Blueprints S M L XL

The winning design of The Urban Adaptation competition, submitted by Finnish duo Francesco Allaix and Julio Orduña. Their multipurpose building, designed as a new community centre between three neighbourhoods, has four different fl oor heights to allow various hosting functions. The design was said to “showcase the fl exibility of modular wooden construction”.

installed on the special screw piles that have been prepared in advance. During this stage, the ZERNO will serve as attraction for tourists. In the second phase, “pollination”, the structure is activated and opens to reveal structures that can used to make a community centre. The building also houses a windmill, enabling the generation of wind power for a growing village. The final stage – redemption – focuses on recycling the wooden materials into new structures or using them for fuel. Meanwhile, in third place, Modu-Rot, by Onur Karata, Alp Fahri Ardıç and Muhammed Yasin Gülmez, reimagines the conventional concrete high-rise found in Ankara, Turkey, instead offering an adaptable wooden building that can be used as pre-determined plan types of housing, co-working and public served community classes – as well as private enterprises.

These plan types are reproducible and convertible among each floor, without the necessity of altering the main structure and the facade. They only require adjustments of easily attachable/detachable interior partition walls and floors. This sort of adaptation


provides a continuous response to the changing needs of the community by enabling sustainable, low-cost, fast and effective urban adaptation.

Architectural promise Using a modular wooden construction technique, volumes are created by rotating a simple initial module. Repetition and combination of the same module in various rotations allows creating the structure of interior and exterior volumes, façades and the roof. The rotation creates inclined surfaces for the roof to increase climate resilience, angled balconies in the upper floors to give visual connections to city life and a welcoming entrance in the ground floor facade in order to strengthen the relationship between the building and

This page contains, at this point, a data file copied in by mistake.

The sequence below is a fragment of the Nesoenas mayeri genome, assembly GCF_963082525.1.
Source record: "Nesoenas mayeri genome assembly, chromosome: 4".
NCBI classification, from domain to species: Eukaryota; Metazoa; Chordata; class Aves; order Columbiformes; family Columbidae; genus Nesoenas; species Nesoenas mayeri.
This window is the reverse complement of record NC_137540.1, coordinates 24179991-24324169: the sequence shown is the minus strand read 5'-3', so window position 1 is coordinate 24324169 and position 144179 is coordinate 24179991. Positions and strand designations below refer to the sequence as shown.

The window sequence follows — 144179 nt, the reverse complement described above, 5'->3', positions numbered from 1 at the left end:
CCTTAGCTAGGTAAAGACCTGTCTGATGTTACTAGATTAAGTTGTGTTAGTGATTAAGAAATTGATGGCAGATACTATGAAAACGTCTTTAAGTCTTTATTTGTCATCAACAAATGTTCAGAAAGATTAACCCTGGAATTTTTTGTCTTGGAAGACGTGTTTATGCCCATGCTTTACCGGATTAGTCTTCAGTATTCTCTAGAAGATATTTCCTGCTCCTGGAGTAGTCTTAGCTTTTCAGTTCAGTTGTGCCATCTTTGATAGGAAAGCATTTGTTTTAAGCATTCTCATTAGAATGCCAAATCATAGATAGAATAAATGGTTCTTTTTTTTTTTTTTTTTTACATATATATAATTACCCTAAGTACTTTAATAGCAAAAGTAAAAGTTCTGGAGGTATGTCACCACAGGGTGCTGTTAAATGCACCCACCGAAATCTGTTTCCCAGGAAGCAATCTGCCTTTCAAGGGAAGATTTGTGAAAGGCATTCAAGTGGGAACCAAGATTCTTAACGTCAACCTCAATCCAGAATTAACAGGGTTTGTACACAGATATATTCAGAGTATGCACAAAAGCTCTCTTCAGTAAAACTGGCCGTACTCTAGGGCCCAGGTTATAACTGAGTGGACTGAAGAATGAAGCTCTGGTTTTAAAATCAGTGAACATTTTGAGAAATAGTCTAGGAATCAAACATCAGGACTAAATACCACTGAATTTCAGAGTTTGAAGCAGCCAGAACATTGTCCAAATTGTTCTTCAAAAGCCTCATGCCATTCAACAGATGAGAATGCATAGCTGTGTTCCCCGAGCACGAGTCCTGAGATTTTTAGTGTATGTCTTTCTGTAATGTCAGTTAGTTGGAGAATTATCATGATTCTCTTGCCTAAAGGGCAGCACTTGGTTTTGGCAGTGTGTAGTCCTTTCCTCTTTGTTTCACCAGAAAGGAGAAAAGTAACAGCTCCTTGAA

ZERNO This project, designed by Alexandra Chislavleva, Sergey Ogorodnikov and Xenia Yakimenko, reimagines a process of village deconstruction by taking inspiration from the dandelion cycle. The building serves as a tourist attraction, community centre and uses wind power for a growing village.

the main street in ground level. Besides environmental sustainability, these relations are created to host “meaningful involvement” of people to the offered

building programs and city life and enhance human relations in the society to achieve social sustainability. Despite being situated in different countries and environments, all three designs showcase the beauty and ingenuity of rejecting cookie cutter models, and instead building for unique environments with specific demographics, cultural makeups and climates. It’s a practice that requires thorough research and planning. Not simply via inhouse renderings, but boots on the ground social interactions with local people. After all, isn’t the definition of bad architecture a building that the rest of society has all but left behind? With social disruption and climate disaster, the next generation of architects need to design for tomorrow, not today.


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